role of the manager was also found to impact use of the
categories of strategic tools, but there was a limited impact
of the role on different categories. The managers role was
found to have most impact on the use of industry-based
strategy tools (H2a, p < 0.001), followed to a lesser extent

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Tools for Innovating During Turbulent Times

by resource-based strategy tools (H2b, p < 0.005), but no

impact on dynamic capabilities (H2c) or game theory
strategy tools (H2d). Country was found to have no
impact on the category of strategic tools used by managers
(H3ad) and neither was business sector (H4ad).

Figure 5. Fitted structural equation model. n.s. = not

significant. *Significant at p < 0.001. **Significant at
p < 0.005.


The R2 values which indicate the variability in use of

each of the categories of strategy tools resulting from the
four variables (country of work, educational background,
business sector, and management task/role) are relatively
low, ranging from 4% for game theory strategy tools to
7% for industry-based strategy tools, 11% for resourcebased strategy tools, and 16% for dynamic capabilities
strategy tools. This indicates that there are other factors
which impact use of strategic tools by managers, which is
unsurprising, expected, and typical of planning research
(Brews and Purohit, 2007) where other factors such as
organizational policy, organizational culture, environmental instability, and firm performance all might have an
impact and these are not captured in this study. However,
it is important information that there is a significant
relationship (p < 0.005 and p < 0.001) between management educational background and the use of strategy tools
and also management task/role in the use of industrybased strategy tools and, to a lesser extent, resource-based
strategy tools regardless of how much variance they

Table 6. Standardized path coefficients, bootstrap mean, standard error, and t-values

H1a Education Industry-based

H1b Education Resource-based
H1c Education Game theory
H1d Education Dynamic capabilities
H2a Role Industry-based
H2b Role Resource-based
H2c Role Game theory
H2d Role Dynamic capabilities
H3a Country Industry-based
H3b Country Resource-based
H3c Country Game theory
H3d Country Dynamic capabilities
H4a Sector Industry-based
H4b Sector Resource-based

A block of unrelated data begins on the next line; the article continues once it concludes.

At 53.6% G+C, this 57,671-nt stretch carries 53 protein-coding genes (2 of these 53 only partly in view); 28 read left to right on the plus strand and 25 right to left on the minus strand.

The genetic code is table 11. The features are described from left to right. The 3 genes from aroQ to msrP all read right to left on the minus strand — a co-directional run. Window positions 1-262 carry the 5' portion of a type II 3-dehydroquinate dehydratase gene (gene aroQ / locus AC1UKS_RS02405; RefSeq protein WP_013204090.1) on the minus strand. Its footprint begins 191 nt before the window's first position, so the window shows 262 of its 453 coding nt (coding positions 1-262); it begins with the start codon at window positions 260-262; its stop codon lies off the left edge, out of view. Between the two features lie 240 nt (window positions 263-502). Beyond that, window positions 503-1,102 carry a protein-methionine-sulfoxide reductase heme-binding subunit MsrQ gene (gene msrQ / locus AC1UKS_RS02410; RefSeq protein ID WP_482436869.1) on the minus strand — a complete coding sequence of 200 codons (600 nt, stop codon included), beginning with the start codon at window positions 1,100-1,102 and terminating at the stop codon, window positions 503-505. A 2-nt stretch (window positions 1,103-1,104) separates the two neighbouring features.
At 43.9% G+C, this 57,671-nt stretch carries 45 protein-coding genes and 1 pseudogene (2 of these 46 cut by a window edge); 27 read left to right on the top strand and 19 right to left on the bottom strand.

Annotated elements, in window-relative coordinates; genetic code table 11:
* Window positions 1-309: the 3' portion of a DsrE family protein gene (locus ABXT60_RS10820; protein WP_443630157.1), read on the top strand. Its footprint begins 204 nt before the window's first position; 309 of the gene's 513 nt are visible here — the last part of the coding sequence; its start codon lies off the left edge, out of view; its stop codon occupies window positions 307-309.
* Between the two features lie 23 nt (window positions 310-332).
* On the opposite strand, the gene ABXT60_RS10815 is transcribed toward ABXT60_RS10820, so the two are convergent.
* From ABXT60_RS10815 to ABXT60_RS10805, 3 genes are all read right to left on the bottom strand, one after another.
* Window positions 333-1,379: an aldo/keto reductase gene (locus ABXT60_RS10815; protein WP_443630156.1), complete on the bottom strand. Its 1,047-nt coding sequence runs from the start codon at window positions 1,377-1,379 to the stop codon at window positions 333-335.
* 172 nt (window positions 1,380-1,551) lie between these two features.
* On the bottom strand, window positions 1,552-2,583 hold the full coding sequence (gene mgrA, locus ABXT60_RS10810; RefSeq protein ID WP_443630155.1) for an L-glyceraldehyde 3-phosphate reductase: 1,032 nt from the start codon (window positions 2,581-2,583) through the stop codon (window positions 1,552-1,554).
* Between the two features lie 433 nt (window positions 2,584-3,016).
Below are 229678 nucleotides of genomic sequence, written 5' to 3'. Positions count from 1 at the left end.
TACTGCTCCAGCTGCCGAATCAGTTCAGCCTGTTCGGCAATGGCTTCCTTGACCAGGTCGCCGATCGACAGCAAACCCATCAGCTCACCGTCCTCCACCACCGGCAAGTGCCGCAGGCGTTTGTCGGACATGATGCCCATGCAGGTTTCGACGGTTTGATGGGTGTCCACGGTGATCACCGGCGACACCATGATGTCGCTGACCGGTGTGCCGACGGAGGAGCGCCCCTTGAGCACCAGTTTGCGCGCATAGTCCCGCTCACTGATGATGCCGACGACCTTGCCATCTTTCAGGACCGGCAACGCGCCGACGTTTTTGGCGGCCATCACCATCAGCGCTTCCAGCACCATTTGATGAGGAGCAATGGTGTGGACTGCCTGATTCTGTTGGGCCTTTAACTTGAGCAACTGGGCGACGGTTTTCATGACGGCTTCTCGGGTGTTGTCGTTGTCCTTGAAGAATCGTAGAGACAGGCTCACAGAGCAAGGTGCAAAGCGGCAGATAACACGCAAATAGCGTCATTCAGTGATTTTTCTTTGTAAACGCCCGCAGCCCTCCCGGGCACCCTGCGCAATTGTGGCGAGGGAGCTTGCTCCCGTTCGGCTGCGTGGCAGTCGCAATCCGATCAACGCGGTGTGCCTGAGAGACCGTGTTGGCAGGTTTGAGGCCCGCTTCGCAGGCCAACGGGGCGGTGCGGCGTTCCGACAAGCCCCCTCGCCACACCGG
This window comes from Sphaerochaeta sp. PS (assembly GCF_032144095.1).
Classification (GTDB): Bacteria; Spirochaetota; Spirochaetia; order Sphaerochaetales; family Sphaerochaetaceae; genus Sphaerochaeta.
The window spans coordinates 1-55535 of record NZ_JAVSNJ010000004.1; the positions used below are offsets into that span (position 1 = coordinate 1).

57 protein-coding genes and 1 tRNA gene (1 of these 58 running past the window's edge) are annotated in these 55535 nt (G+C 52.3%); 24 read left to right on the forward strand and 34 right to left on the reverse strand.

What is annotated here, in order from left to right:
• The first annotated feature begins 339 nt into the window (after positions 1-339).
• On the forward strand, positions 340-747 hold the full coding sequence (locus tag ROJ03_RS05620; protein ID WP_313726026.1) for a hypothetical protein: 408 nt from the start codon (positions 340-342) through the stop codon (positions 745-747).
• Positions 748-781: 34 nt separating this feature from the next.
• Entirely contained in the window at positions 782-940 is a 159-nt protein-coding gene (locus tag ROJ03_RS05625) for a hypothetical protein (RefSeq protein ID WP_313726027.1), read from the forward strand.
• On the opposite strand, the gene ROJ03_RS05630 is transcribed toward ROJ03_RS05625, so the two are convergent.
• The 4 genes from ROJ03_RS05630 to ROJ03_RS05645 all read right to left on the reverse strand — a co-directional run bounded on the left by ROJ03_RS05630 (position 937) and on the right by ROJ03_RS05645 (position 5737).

H4c Sector Game theory
H4d Sector Dynamic capabilities










* Significant at p < 0.001. ** Significant at p < 0.005.

Copyright 2014 John Wiley & Sons, Ltd.

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Rana Tassabehji and Andrew Isherwood

Discussion and implications for managers

With the emergent body of literature focusing on strategy,
innovation, and different strategic approaches for managing in turbulent times, the major aims of this study were
twofold. Firstly, to consolidate and categorize strategic
tools into a framework which incorporated four major
perspectives on corporate strategy and planning approaches
and secondly, to identify demographic factors that impact
managers use of the respective category of strategy planning tools.
By consolidating several theoretical approaches, a
framework is developed to categorize strategic tools into
(i) four generic models of strategy management based on
dimensions of strategic focus and time (Zegveld, 2006);
(ii) four dimensions of strategic planning (Brews and
Purohit, 2007); (iii) tools used within a structuralist or
reconstructionist theoretical approach. This framework is
purposely multi-dimensional to reflect the complex nature
of the environment in which organizations operate. Furthermore, strategic tools are not used in isolation and their
impact is not an absolute, thus by putting them into a
multi-dimensional context their potential contribution to
organizational objectives can be more clearly assessed by
managers. The final consolidated framework is presented
in Figure 6.

Structuralist Approach

Reconstructionist Approach

Generative Planning
Transactive Planning

Symbolic Planning
Rational Planning
Industry based strategic

Strategic Focus



Game theory



Resource based strategic


Dynamic capabilities




Figure 6. Categorized strategy tools (CaST) framework.

Copyright 2014 John Wiley & Sons, Ltd.

In practice, managers most frequently use the traditional structuralist strategy tools which can be seen to
focus on symbolic and rational planning dimensions,
where symbolic planning develops high-level visions/missions and rational planning results in more specific and
detailed goals, action plans, and outcomes. Their contextual application is largely static, with a strategic focus
primarily on internal resource-based strategic management and to a lesser extent external industry-based strategic management. This kind of strategic planning
obviously remains highly relevant for managers operating
in a turbulent environment, confirming previous research
(Brews and Purohit, 2007).
The findings further show that the reconstructionist
strategy tools, which can be seen to focus on transactive